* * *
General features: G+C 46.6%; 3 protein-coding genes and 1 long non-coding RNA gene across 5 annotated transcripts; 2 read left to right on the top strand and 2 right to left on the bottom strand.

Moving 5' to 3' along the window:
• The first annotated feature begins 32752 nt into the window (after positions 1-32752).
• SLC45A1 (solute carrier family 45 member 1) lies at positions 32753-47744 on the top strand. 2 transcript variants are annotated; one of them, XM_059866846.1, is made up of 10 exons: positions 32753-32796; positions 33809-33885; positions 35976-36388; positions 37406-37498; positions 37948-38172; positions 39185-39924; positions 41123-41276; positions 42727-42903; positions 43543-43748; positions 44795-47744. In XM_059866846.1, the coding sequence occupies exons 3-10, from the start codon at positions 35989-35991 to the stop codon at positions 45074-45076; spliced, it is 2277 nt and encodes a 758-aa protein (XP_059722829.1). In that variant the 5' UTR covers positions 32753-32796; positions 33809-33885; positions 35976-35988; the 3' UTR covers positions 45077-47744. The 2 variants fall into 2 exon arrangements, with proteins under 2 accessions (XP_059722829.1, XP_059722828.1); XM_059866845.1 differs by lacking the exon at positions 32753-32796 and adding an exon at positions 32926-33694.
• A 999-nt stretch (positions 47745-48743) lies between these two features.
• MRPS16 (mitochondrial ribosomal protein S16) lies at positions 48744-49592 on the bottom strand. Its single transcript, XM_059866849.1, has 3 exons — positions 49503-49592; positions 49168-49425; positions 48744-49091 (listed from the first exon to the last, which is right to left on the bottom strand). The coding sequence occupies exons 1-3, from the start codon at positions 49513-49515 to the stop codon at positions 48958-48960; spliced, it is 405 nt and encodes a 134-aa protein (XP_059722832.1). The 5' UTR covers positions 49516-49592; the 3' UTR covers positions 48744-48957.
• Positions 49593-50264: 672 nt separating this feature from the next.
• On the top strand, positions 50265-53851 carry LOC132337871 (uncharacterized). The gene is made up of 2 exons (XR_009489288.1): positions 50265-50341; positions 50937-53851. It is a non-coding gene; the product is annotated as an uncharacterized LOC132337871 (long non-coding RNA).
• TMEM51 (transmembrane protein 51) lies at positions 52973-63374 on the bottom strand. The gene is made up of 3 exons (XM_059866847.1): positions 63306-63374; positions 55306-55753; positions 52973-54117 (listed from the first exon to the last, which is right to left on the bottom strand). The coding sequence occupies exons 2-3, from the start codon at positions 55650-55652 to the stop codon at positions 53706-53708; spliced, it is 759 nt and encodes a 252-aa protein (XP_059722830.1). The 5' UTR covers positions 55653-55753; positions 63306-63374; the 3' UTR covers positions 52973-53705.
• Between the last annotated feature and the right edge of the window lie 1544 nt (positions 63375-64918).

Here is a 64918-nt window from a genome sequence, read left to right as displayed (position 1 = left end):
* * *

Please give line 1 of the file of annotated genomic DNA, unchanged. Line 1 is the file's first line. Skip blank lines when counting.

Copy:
General features: G+C 46.6%; 3 protein-coding genes and 1 long non-coding RNA gene across 5 annotated transcripts; 2 read left to right on the top strand and 2 right to left on the bottom strand.